• Bilston colliers

The Fate of Cinna for Coleridge


“Methinks he should recite it to a congregation of Bilston colliers, — the fate of Cinna the poet would instantaneously be his.”

lamb01Read the essayist Charles Lamb’s shrewd reference to Cinna in his comment on Coleridge’s treatise A Lay Sermon Addressed to the Higher and Middle Classes of Society. Coleridge wanted to defuse the anxieties of prosperous Britons in the face of working-class agitation at the end of the Napoleonic Wars. Lamb, who was Coleridge’s lifelong friend, heard in 1816 about his projected quietist polemic, and wrote to William Wordsworth that he had composed ‘a prodigious  mass of composition for a sermon to the middling ranks of people to persuade them they are not so distressed as is commonly supposed. Methinks he should recite it to a congregation of Bilston colliers, — the fate of Cinna the poet would instantaneously be his’.

Cinna the poet, a friend of Julius Caesar, was torn to pieces by the plebeian mob at the time of Caesar’s funeral. They mistook him for another Cinna, one of the conspirators. The story is told in ancient sources and became famous through Shakespeare’s Julius Caesar III.3. Lamb is saying that Coleridge, although really a friend of the poor lower classes, is in danger of being mistaken by them for someone of a different political hue.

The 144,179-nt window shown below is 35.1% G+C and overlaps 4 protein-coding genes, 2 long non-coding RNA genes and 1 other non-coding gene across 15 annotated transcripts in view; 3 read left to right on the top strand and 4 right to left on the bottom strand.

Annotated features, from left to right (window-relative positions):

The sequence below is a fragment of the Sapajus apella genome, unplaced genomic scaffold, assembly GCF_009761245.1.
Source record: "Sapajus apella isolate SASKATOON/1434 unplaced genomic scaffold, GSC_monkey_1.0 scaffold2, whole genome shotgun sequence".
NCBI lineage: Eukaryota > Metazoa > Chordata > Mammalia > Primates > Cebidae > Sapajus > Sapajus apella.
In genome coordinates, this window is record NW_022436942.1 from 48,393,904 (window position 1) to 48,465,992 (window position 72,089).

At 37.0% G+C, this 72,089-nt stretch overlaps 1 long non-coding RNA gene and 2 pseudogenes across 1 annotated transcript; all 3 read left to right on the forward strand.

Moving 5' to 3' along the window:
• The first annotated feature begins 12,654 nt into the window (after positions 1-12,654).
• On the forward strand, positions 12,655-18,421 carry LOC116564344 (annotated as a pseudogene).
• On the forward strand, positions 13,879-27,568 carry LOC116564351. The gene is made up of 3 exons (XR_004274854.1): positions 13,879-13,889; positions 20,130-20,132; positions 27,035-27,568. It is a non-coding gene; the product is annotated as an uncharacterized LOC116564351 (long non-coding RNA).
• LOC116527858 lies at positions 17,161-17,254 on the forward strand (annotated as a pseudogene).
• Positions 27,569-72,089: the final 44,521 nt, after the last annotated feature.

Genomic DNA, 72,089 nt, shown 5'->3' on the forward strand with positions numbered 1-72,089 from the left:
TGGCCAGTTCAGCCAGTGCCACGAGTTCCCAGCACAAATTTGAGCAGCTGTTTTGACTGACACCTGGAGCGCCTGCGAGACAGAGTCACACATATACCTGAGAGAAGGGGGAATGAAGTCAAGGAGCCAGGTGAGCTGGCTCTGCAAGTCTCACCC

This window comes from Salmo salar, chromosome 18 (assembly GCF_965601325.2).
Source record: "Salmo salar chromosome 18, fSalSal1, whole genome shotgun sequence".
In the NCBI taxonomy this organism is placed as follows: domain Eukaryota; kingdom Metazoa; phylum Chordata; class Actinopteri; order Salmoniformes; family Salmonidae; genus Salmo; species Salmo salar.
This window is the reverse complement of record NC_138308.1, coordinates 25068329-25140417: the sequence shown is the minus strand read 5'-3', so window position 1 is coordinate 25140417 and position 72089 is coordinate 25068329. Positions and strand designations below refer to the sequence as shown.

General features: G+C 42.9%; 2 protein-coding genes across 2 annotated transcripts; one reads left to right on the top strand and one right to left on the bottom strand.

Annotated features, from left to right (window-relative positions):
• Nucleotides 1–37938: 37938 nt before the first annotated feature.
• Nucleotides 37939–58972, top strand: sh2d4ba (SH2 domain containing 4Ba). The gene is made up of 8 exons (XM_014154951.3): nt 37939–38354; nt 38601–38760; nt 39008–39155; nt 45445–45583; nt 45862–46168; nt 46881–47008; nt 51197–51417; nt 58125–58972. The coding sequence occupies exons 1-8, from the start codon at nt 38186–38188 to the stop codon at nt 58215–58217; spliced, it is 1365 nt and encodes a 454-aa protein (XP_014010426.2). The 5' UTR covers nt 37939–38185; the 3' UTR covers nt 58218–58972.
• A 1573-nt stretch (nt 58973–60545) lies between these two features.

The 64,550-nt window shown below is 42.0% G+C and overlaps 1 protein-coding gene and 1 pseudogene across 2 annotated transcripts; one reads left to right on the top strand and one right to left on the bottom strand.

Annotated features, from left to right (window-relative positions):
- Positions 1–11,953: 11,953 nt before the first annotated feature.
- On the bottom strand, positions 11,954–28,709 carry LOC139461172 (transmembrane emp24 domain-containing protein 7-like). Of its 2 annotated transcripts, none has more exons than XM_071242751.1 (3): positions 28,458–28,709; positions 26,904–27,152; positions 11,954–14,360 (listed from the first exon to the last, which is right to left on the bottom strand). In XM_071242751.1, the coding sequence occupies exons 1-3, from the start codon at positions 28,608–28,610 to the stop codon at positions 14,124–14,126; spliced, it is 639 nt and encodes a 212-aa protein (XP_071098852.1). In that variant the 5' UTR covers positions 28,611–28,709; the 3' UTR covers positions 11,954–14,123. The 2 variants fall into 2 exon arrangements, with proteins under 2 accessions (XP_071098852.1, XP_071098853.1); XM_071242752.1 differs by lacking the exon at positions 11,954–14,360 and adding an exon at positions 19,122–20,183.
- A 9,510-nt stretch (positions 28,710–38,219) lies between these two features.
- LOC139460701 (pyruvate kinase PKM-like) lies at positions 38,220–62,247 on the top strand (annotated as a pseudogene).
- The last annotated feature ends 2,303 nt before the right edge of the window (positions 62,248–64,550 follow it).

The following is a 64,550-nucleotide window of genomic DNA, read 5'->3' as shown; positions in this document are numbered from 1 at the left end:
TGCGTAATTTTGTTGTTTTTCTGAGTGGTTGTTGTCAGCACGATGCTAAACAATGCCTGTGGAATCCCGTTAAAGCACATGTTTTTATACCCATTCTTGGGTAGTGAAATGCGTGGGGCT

Bilston colliers

The Bilston Colliers to whom Lamb refers had recently achieved a landmark industrial action. They had suffered a pay cut, many had lost their jobs, and their families were starving. Rather than riot, they drew attention to their plight peacefully by pulling two-ton wagons of coal from Bilston to Oxford, Maidenhead, and Liverpool.

The Times  of 6th July 1816 reported from Maidenhead that the wagon arrived, drawn by 41 men, and the colliers distributed the coal free of charge amongst town’s poor. The colliers received sympathy including letters in The Times and substantial – if temporary – financial support. But most bourgeois and aristocratic people were now terrified of revolution. It was soon after the Bilston Colliers’ processions that Lamb heard about Coleridge’s plan for ‘lay sermons’ pleading for good behavior from the ruling classes.  Usually apolitical, by alluding to the fate of Cinna the poet, Lamb showed that he had understood all too well how bitterly Coleridge’s well-meaning platitudes might resound in the ears of the hungry working classes.


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